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Petroleum Boiler


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2 hours ago, Craigjw said:

place the liquid vent at the bottom of the conversion chamber.  Dripping oil from above is sub-optimal. I've explained the process in this post.

Certain conditions are needed so that the crude oil doesn't squeeze out onto the next cell. Perhaps the pressure of the petroleum column, perhaps heating the upper cells so that the crude oil turns into petroleum there.
Under normal conditions it looks like this:

oil2.png.93827e7d3cbca14ede7142b5be01db6c.png

and so on:

oil.png.7ab2c66bff90dca42fb6969883ebf6ca.png

With a cell arrangement like I have on the screen, lowering the liquid vent down doesn't work. I checked just now.

1 hour ago, MinhPham said:

I prefer stair build over zigzag build ... at least your dupes have access to every corner of the boiler ...

Yes, you're right, the zig-zag heat exchanger is easier to service. The question is, what is there to service? Plus, it's a little more bulky.

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1 hour ago, MinhPham said:

at least your dupes have access to every corner of the boiler

Waterfall boiler provides completely open access. You can build it in any vertical chamber, or for that matter down the center of your base if you have a vacuum stairwell somewhere. It has the best heat exchange properties of all boilers.  It can start/stop very quickly. Couple it with flaking at the hot plate, and you don't even lose the 1.5C when it turns from crude to petro. 

Stairs and zig-zag are also options.  All are fun. I like escher falls boilers that can handle 90+kg/s if needed. @Zarquan and I both built one in this thread. 

 

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11 hours ago, mathmanican said:

 

This link is interesting about cooking crude oil on a volcano. But that's a topic for a separate article, I have one and I plan to add different volcanoes to it.

It also shows a heat exchanger on a waterfall. But I did not like it. It uses aluminum (TC 410), not copper (TC 120). I don't use aluminum since it's not available on Terra.

If you build his vertical waterfall heat exchanger out of copper, with the same efficiency, it becomes 90 cells long.

7 minutes ago, mathmanican said:

Couple it with flaking at the hot plate, and you don't even lose the 1.5C when it turns from crude to petro.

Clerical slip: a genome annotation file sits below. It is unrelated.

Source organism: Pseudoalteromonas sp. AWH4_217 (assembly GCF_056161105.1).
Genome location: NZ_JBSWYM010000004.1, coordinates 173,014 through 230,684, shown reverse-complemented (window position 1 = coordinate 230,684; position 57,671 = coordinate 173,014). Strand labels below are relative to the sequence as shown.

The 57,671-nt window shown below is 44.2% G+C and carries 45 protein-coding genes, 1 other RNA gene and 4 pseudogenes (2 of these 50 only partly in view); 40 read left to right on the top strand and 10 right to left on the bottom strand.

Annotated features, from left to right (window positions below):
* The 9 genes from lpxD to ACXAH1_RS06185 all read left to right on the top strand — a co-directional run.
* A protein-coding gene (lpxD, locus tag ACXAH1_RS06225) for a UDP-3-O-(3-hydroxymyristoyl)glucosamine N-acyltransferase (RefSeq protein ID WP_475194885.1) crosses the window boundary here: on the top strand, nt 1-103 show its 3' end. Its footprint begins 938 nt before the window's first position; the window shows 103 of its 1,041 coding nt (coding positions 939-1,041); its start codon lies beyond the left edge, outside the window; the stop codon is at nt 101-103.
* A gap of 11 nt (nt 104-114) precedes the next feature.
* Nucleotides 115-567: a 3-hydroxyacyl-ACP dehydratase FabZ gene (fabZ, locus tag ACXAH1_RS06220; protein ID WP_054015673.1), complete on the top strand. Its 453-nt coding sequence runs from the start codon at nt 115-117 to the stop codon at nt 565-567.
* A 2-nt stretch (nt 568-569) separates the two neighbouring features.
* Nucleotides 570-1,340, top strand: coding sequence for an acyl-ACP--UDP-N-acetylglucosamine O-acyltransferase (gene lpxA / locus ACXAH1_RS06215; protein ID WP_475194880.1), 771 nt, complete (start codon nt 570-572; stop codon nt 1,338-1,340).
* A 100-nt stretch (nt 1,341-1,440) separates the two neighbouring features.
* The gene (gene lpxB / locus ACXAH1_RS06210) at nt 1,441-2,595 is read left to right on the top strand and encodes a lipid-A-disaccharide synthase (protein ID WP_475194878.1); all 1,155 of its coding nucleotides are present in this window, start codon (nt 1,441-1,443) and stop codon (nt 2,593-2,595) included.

That's interesting, I'll read it...

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8 minutes ago, DimaB77 said:

This link is interesting about cooking crude oil on a volcano.

The heat source can be whatever you want.  The volcano can be swapped out for a tricked tepidizer, if you want. I assume you know that the tepidizer stops working above 125C after save load. 

8 minutes ago, DimaB77 said:

with the same efficiency

Compare a zigzag, to a stair, to a waterfall. Use the same materials, and the same length of pipe.  Then compare them.  Which will win?  The waterfall (or rather beaded version) completely negates any backflow in the heat exchanger. None of the others achieve that.  The stair case option cannot be mirrored without triggering a massive bug. 

 

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8 minutes ago, DimaB77 said:

It also shows a heat exchanger on a waterfall. But I did not like it. It uses aluminum (TC 410), not copper (TC 120). I don't use aluminum since it's not available on Terra.
 

Since you're using thermium aquatuner anyway, it has the same heat conductivity as aluminium :D

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3 hours ago, MinhPham said:

Since you're using thermium aquatuner anyway, it has the same heat conductivity as aluminium

The question here is not about the heat source, but about the heat exchanger. Yes, I use thermium in this variant. But there are also schemes on magma, magma volcano, metal refinery, etc. And the question is that you should not count on aluminum in the heat exchanger. If possible, they should be built from more available materials.

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3 hours ago, mathmanican said:

Compare a zigzag, to a stair, to a waterfall. Use the same materials, and the same length of pipe.  Then compare them.  Which will win?  The waterfall (or rather beaded version) completely negates any backflow in the heat exchanger. None of the others achieve that.  The stair case option cannot be mirrored without triggering a massive bug. 

 

I actually did that, using Copper, 95°C input crude Oil and the exact same boiling chamber design and heat source. Staircase design (right to left to avoid the bug, cannot be mirrored as you know) wins out by about 8% when all the pipe segments in the staircase are radiant, when comparing 25 steps with 50 height waterfall. Note that you could make half the staircase insulated or whatever (because the outside edges are in vacuum) to make the staircase twice as efficient on the "length of radiant pipes" metric, but I didn't bother testing that out.

Obviously, zigzag will have a worse efficiency per pipe segment, but it has an overwhelming advantage over staircases and waterfall: since it traps way more mass, it much more stable, which allows, provided enough pipe segments and space, a way higher efficiency that other designs cannot reach without breaking or having a very precise boiling chamber.